Transgender Day of Remembrance

Transgender Day of Remembrance

Jake Bailey
Business Manger
Sierra Service Project

Transgender Day of Remembrance is always a hard day for me. It is a time when we remember all of the Trans people whose lives were lost in acts of Anti-Transgender violence. People who were killed for no other reason than that they were true to themselves; and that act caused someone to feel deceived or offended to decide that their lives should be cut short. The majority of Trans people who are killed are trans women of color, who face both Transphobia and Racism. And unfortunately the number keeps growing each year, with at least 25 deaths in the US so far in 2017.

Transgender Day of Remembrance is important is because our lives matter! Trans people are human beings. Their names and stories could be forgotten if we don’t celebrate their lives after they’re gone. Trans remembrance is also important because these murders are hate crimes. Yet they are usually not prioritized by police and often go unsolved. In remembering those we’ve lost, we remind ourselves these things still happen. Lives will be lost, and things won’t change unless people are aware and take action. As a Trans man, it is also a reminder that if the wrong people find out that I am trans and get angry enough about it, that I too could be killed. Any of us could. But Transgender Day of Remembrance is most importantly about community and being there for each other through the good and the bad. Being a Trans man is a huge part of who I am, and it is important in my relationships with friends and in shaping my values.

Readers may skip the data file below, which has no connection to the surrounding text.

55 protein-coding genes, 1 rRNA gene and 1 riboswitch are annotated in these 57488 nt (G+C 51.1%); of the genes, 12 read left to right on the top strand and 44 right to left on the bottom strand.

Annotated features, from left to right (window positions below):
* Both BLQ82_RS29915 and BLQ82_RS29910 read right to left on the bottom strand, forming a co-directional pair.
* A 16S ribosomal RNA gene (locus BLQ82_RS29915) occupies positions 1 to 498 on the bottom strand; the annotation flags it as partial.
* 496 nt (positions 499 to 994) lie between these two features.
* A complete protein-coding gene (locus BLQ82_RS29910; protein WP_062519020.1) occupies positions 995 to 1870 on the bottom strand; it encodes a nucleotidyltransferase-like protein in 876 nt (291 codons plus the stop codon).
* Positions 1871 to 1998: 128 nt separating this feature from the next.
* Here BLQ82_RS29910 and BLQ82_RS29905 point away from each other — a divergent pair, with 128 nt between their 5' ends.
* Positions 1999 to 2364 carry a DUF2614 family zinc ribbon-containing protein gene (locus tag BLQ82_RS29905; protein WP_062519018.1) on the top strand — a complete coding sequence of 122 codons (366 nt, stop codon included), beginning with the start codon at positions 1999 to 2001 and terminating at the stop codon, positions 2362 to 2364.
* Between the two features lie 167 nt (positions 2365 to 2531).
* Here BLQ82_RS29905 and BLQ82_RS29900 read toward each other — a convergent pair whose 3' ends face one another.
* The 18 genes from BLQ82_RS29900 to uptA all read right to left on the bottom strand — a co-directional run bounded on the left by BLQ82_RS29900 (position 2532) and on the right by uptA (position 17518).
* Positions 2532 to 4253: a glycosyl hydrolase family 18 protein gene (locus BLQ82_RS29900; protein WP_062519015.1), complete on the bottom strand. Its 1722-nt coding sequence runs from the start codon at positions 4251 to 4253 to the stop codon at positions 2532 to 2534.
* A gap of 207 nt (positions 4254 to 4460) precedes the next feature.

So what are some things that we can do this year to make our communities a safer place for Trans people?

  1. Don’t out anyone. Coming out is a personal decision, and can be a risky one. Don’t put someone else’s life on the line by trying to share their story. If you need an example to educate someone, don’t use their name or identifying information.
  2. Make sure that the spaces you inhabit (work, school, home, church, etc.) are safe places for Trans people. That could mean having gender neutral bathrooms accessible, or specifically letting Trans people know that they are welcome.
  3. Stand up for Trans people. If you hear someone being harassed or bullied because of their gender, check to see if they are okay and stay with them. Tell the perpetrators to stop, and call for help if needed.
  4. Educate your family and friends about the Trans community. The more that people know about someone, the less likely they are to fear or feel threatened by them. We are all human and have more similarities than we have differences.
  5. Fight against discriminatory legislation. Whether it is a bathroom bill, employment discrimination protections, ID change laws, or transgender people being banned from the military, pay attention to what laws are being proposed and let your representatives know how you feel about them.
  6. Support Trans visibility in politics and the media. Whether it is a Trans person running for office or a Trans actor on your favorite TV show, representation matters. For transgender children and youth, seeing people like them means that they have role models to aspire towards. And for cisgender people it helps humanize Trans people and can change opinions.
  7. Don’t support politicians or businesses that are hostile to Trans people. With enough pressure from the general population, Anti-LGBT business will go out of business and politicians will get voted out. Make this a non-negotiable criteria.